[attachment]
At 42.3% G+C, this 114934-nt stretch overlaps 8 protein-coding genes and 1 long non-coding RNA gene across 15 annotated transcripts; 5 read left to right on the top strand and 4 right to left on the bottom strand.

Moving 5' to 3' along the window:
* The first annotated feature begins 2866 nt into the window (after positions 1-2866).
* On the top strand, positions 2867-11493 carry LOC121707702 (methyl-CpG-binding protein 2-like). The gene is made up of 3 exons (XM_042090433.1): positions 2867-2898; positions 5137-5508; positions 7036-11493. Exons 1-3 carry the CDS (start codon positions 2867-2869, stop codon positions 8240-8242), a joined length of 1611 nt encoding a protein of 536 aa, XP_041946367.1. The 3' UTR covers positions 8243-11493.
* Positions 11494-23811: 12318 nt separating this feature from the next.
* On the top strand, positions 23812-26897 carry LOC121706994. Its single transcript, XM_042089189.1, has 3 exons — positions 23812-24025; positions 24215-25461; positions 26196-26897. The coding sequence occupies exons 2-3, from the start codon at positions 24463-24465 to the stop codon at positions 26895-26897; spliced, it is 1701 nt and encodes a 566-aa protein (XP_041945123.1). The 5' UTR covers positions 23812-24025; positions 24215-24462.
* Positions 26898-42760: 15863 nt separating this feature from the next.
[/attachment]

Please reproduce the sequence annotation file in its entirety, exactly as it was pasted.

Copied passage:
At 42.3% G+C, this 114934-nt stretch overlaps 8 protein-coding genes and 1 long non-coding RNA gene across 15 annotated transcripts; 5 read left to right on the top strand and 4 right to left on the bottom strand.

Moving 5' to 3' along the window:
* The first annotated feature begins 2866 nt into the window (after positions 1-2866).
* On the top strand, positions 2867-11493 carry LOC121707702 (methyl-CpG-binding protein 2-like). The gene is made up of 3 exons (XM_042090433.1): positions 2867-2898; positions 5137-5508; positions 7036-11493. Exons 1-3 carry the CDS (start codon positions 2867-2869, stop codon positions 8240-8242), a joined length of 1611 nt encoding a protein of 536 aa, XP_041946367.1. The 3' UTR covers positions 8243-11493.
* Positions 11494-23811: 12318 nt separating this feature from the next.
* On the top strand, positions 23812-26897 carry LOC121706994. Its single transcript, XM_042089189.1, has 3 exons — positions 23812-24025; positions 24215-25461; positions 26196-26897. The coding sequence occupies exons 2-3, from the start codon at positions 24463-24465 to the stop codon at positions 26895-26897; spliced, it is 1701 nt and encodes a 566-aa protein (XP_041945123.1). The 5' UTR covers positions 23812-24025; positions 24215-24462.
* Positions 26898-42760: 15863 nt separating this feature from the next.